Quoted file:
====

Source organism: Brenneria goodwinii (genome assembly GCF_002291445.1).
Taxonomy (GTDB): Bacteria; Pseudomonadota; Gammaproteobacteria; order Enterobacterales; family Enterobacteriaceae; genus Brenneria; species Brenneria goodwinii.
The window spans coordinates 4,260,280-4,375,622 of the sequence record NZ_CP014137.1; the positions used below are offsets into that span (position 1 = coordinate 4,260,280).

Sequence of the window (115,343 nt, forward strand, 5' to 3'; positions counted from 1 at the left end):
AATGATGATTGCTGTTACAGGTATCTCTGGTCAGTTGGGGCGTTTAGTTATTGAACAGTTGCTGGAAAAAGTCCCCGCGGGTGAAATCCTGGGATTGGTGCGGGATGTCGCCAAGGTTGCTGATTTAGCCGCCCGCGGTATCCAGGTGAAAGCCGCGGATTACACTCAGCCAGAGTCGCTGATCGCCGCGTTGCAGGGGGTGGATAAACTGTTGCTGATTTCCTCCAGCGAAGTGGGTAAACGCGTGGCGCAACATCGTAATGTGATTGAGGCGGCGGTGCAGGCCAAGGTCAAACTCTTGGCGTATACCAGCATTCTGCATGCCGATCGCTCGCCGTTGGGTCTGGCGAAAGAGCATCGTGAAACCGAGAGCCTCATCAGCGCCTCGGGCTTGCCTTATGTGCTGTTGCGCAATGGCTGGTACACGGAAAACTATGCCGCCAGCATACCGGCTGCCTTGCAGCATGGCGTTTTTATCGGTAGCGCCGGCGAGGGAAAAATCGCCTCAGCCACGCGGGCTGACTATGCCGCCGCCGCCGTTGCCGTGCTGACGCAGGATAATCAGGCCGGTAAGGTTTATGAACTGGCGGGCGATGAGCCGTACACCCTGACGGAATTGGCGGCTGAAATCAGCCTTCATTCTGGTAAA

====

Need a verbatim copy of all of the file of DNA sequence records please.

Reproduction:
Source organism: Brenneria goodwinii (genome assembly GCF_002291445.1).
Taxonomy (GTDB): Bacteria; Pseudomonadota; Gammaproteobacteria; order Enterobacterales; family Enterobacteriaceae; genus Brenneria; species Brenneria goodwinii.
The window spans coordinates 4,260,280-4,375,622 of the sequence record NZ_CP014137.1; the positions used below are offsets into that span (position 1 = coordinate 4,260,280).

Sequence of the window (115,343 nt, forward strand, 5' to 3'; positions counted from 1 at the left end):
AATGATGATTGCTGTTACAGGTATCTCTGGTCAGTTGGGGCGTTTAGTTATTGAACAGTTGCTGGAAAAAGTCCCCGCGGGTGAAATCCTGGGATTGGTGCGGGATGTCGCCAAGGTTGCTGATTTAGCCGCCCGCGGTATCCAGGTGAAAGCCGCGGATTACACTCAGCCAGAGTCGCTGATCGCCGCGTTGCAGGGGGTGGATAAACTGTTGCTGATTTCCTCCAGCGAAGTGGGTAAACGCGTGGCGCAACATCGTAATGTGATTGAGGCGGCGGTGCAGGCCAAGGTCAAACTCTTGGCGTATACCAGCATTCTGCATGCCGATCGCTCGCCGTTGGGTCTGGCGAAAGAGCATCGTGAAACCGAGAGCCTCATCAGCGCCTCGGGCTTGCCTTATGTGCTGTTGCGCAATGGCTGGTACACGGAAAACTATGCCGCCAGCATACCGGCTGCCTTGCAGCATGGCGTTTTTATCGGTAGCGCCGGCGAGGGAAAAATCGCCTCAGCCACGCGGGCTGACTATGCCGCCGCCGCCGTTGCCGTGCTGACGCAGGATAATCAGGCCGGTAAGGTTTATGAACTGGCGGGCGATGAGCCGTACACCCTGACGGAATTGGCGGCTGAAATCAGCCTTCATTCTGGTAAA